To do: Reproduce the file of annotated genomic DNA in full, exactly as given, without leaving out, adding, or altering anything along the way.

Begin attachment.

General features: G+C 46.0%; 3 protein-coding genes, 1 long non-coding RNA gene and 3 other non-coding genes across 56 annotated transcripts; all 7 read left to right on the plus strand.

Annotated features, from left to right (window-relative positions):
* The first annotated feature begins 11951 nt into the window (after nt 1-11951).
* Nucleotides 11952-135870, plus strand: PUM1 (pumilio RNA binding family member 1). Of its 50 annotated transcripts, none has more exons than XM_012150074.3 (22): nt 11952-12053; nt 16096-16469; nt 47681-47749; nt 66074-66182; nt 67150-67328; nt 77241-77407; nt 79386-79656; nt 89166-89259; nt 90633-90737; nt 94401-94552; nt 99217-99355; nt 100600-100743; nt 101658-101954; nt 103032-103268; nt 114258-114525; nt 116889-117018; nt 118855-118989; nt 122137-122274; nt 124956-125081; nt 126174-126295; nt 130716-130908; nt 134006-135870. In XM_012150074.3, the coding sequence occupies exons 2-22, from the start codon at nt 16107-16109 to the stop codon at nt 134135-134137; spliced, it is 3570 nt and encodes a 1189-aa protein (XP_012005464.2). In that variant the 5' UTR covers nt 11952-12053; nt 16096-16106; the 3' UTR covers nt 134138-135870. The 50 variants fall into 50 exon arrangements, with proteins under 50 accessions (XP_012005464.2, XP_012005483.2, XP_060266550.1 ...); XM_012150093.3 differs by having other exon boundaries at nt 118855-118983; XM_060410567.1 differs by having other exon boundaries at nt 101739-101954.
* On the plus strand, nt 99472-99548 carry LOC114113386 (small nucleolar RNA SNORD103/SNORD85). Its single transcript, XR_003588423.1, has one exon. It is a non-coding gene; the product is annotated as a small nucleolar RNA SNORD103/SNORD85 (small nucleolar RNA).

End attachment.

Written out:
General features: G+C 46.0%; 3 protein-coding genes, 1 long non-coding RNA gene and 3 other non-coding genes across 56 annotated transcripts; all 7 read left to right on the plus strand.

Annotated features, from left to right (window-relative positions):
* The first annotated feature begins 11951 nt into the window (after nt 1-11951).
* Nucleotides 11952-135870, plus strand: PUM1 (pumilio RNA binding family member 1). Of its 50 annotated transcripts, none has more exons than XM_012150074.3 (22): nt 11952-12053; nt 16096-16469; nt 47681-47749; nt 66074-66182; nt 67150-67328; nt 77241-77407; nt 79386-79656; nt 89166-89259; nt 90633-90737; nt 94401-94552; nt 99217-99355; nt 100600-100743; nt 101658-101954; nt 103032-103268; nt 114258-114525; nt 116889-117018; nt 118855-118989; nt 122137-122274; nt 124956-125081; nt 126174-126295; nt 130716-130908; nt 134006-135870. In XM_012150074.3, the coding sequence occupies exons 2-22, from the start codon at nt 16107-16109 to the stop codon at nt 134135-134137; spliced, it is 3570 nt and encodes a 1189-aa protein (XP_012005464.2). In that variant the 5' UTR covers nt 11952-12053; nt 16096-16106; the 3' UTR covers nt 134138-135870. The 50 variants fall into 50 exon arrangements, with proteins under 50 accessions (XP_012005464.2, XP_012005483.2, XP_060266550.1 ...); XM_012150093.3 differs by having other exon boundaries at nt 118855-118983; XM_060410567.1 differs by having other exon boundaries at nt 101739-101954.
* On the plus strand, nt 99472-99548 carry LOC114113386 (small nucleolar RNA SNORD103/SNORD85). Its single transcript, XR_003588423.1, has one exon. It is a non-coding gene; the product is annotated as a small nucleolar RNA SNORD103/SNORD85 (small nucleolar RNA).